Women's Rights in Modern Indian History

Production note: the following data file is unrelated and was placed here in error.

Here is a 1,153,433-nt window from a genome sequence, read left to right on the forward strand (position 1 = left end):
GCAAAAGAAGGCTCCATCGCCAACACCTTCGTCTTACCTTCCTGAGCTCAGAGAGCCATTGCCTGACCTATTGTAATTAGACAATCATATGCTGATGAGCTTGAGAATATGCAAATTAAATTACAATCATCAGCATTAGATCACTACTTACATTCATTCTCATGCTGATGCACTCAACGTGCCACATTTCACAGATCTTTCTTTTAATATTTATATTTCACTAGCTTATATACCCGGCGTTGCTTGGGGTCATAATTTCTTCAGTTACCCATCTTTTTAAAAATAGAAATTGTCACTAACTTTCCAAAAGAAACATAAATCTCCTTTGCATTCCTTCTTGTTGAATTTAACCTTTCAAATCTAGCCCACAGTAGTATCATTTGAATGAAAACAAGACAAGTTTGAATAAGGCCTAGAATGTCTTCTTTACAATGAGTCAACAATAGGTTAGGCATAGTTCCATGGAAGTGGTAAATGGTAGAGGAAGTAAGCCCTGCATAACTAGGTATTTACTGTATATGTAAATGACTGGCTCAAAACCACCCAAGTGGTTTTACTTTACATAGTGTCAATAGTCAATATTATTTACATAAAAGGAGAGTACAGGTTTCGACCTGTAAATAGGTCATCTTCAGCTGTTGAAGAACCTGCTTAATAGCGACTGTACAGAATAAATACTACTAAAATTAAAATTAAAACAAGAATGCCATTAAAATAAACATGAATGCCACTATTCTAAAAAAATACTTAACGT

In her essay, Contentious Traditions: The Debate on Sati in Colonial India, Lata Mani emphasizes that "it is important to write the history of colonial discourse, to trace its effects on the constitution of our systematic and commonsense knowledges of our tradition, culture and identity" (Mani, 120). She critiques at length the view that "tradition... is... a timeless and structuring principle of Indian society" (Mani, 116). This view is very much in keeping with "an official western discourse on India... of moral superiority that acknowledged India's greatness but only in terms of her scriptural past" (Mani, 114). The Indian (cultural) nationalist discourse formed itself perilously from this western (colonial) discourse in its attempt to find a distinctive, spiritually superior culture that constituted the inner domain of Indian society, so it could be upheld and preserved as something that the colonizers could not change (Chatterjee, 239). Such a distinctive culture, or tradition, formed the inner domain of Indian society. In this dichotomous view, only the outer domain of the modern, material world had been colonized (ibid).

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